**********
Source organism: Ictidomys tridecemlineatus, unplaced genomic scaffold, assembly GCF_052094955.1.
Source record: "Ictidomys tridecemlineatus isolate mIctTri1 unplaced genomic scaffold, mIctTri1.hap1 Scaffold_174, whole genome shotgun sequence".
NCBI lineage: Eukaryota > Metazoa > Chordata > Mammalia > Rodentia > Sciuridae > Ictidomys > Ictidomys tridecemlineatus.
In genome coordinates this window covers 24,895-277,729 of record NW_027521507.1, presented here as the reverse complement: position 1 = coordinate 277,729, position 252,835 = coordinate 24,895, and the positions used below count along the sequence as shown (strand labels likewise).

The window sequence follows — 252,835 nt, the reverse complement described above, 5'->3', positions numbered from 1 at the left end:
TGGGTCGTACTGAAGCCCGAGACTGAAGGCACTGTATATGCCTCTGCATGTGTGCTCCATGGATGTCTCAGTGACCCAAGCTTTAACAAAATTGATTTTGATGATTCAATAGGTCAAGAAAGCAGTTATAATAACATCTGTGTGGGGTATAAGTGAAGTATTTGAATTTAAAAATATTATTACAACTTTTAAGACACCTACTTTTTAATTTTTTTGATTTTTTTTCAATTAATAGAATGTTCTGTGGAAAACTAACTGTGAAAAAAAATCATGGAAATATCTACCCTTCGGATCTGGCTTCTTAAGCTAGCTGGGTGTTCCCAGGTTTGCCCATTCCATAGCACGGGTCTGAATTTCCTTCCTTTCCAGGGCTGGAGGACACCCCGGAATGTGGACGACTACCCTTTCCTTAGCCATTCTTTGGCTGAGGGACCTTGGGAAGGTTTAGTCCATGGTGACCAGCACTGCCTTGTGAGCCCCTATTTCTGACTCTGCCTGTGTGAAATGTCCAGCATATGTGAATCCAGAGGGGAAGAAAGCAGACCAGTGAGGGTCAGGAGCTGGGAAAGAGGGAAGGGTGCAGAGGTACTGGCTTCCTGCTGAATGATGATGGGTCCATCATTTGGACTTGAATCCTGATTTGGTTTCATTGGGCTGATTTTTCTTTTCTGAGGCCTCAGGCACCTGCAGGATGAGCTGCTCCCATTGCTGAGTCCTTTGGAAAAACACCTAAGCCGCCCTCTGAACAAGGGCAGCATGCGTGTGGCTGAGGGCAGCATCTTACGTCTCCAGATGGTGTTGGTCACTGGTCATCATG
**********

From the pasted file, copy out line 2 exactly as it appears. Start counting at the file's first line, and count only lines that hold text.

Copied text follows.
Source record: "Ictidomys tridecemlineatus isolate mIctTri1 unplaced genomic scaffold, mIctTri1.hap1 Scaffold_174, whole genome shotgun sequence".